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ATEAM of North East scientists have uncovered a way to make radiocarbon dating more accurate by hundreds of years.
The research by experts from Newcastle University on a "time capsule" Japanese lake could help archaeologists and climate scientists refine age estimates.
The work at Lake Suigetsu could be used to by archaeologists, for example, to further specify the timing of the extinction of neanderthals or the spread of modern humans into Europe.
Additionally, climate scientists may better understand the chains of events that led to the advance and retreat of the ice sheets during the last glacial period.
"In short, this is a realisation of a 20-year-long Japanese dream," said Prof Takeshi Nakagawa, of Newcastle University's school of geography, politics and sociology, and leader of the Lake Suigetsu project.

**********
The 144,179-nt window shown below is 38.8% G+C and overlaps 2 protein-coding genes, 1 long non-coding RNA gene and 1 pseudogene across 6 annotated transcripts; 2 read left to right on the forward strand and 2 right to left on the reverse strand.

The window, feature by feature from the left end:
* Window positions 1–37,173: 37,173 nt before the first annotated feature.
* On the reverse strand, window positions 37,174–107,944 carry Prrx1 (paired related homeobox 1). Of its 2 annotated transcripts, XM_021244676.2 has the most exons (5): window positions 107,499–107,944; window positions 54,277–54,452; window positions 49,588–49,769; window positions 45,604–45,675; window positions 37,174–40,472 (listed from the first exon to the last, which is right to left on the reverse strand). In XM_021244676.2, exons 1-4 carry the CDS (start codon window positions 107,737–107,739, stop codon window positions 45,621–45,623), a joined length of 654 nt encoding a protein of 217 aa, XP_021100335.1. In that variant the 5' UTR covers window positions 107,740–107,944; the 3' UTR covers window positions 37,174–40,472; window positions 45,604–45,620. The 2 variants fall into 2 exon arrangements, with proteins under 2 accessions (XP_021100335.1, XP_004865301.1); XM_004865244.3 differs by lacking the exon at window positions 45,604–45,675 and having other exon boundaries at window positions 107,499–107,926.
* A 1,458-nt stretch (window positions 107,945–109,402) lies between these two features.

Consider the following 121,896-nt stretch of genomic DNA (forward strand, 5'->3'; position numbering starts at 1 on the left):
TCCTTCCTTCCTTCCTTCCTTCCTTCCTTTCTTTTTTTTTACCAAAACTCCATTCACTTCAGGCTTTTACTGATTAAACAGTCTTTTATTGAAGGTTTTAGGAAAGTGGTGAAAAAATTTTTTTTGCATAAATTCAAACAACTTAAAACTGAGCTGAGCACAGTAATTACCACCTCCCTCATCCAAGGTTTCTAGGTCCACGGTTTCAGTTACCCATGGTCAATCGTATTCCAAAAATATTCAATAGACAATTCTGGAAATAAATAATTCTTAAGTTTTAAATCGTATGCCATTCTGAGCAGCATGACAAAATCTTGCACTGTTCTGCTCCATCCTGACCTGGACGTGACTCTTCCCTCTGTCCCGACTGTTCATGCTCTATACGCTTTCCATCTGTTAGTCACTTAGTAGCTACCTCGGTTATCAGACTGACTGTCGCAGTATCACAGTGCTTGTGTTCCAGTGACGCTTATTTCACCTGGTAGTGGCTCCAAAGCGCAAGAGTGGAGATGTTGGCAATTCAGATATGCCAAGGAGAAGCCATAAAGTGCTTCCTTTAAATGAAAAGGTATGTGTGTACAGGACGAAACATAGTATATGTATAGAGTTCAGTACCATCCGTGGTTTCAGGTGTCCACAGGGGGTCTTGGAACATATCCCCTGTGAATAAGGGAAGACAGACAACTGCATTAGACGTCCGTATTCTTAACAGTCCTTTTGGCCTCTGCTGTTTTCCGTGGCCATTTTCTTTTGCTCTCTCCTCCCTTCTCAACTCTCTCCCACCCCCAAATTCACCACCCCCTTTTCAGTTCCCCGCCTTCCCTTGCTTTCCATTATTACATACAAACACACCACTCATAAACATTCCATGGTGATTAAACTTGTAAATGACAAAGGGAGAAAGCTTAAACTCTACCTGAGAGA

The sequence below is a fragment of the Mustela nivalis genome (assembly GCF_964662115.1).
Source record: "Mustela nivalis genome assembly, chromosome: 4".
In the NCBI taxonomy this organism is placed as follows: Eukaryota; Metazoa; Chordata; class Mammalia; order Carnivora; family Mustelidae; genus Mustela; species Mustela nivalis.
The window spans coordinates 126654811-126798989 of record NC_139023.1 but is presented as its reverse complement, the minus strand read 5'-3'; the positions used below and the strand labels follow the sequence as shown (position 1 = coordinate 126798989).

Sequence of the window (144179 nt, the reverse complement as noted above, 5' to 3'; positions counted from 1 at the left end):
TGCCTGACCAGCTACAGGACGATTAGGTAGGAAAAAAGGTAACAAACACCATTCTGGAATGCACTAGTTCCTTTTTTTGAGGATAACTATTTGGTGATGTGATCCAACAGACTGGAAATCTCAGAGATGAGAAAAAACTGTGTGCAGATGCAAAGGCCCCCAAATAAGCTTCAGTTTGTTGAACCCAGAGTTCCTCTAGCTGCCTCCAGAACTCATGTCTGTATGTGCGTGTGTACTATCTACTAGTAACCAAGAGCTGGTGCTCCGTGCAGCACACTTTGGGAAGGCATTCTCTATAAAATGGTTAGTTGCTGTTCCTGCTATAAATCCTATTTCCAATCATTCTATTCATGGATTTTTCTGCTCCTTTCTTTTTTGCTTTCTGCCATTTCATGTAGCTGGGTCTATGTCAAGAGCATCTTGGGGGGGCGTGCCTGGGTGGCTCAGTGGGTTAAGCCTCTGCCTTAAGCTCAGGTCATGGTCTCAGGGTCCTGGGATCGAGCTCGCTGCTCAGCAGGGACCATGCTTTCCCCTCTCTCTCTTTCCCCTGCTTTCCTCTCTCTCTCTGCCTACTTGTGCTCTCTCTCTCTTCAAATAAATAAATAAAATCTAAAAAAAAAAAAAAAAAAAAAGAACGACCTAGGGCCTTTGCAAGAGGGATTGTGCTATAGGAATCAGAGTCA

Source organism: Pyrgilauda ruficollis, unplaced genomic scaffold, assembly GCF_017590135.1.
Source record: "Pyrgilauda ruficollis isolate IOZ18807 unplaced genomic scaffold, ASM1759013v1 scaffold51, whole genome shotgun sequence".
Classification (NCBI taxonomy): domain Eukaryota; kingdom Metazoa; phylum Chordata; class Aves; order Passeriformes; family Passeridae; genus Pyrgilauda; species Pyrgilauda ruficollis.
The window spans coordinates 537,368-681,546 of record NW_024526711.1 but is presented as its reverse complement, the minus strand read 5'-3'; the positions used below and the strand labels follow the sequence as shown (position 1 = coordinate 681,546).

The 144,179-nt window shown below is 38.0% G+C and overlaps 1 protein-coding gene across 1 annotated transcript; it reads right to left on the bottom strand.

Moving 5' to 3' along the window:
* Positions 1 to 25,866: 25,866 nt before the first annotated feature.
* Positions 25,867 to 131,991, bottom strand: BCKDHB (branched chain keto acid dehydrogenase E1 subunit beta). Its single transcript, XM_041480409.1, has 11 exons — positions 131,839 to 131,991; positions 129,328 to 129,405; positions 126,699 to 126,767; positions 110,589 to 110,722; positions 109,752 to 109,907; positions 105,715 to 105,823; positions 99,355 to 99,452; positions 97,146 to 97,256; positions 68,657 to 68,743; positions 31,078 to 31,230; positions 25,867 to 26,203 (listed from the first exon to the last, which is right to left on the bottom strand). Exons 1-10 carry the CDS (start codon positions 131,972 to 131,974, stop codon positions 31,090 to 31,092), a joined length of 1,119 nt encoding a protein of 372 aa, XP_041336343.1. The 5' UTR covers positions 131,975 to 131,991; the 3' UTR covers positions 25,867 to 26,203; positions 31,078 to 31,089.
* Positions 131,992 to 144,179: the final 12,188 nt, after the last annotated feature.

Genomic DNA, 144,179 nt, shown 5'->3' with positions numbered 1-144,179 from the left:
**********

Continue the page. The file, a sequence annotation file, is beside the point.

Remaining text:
In Lake Suigetsu, which is near the coast of the Sea of Japan, a layer of tiny algae called diatoms blankets the floor each year followed by a layer of darker sediments.
The lake bottom is very still and anoxic, so these layers have remained undisturbed over tens of thousands of years. A series of cores drilled through these layers now provides an exquisitely preserved record of the past 52,800 years.
"Because of the unique combination of a complete radiocarbon record and terrestrial paleoclimate data, Suigetsu can be a benchmark against which other records can be compared," said Prof Nakagawa. "This radiocarbon dataset will also allow very high precision direct correlation between Suigetsu and other terrestrial climate record. …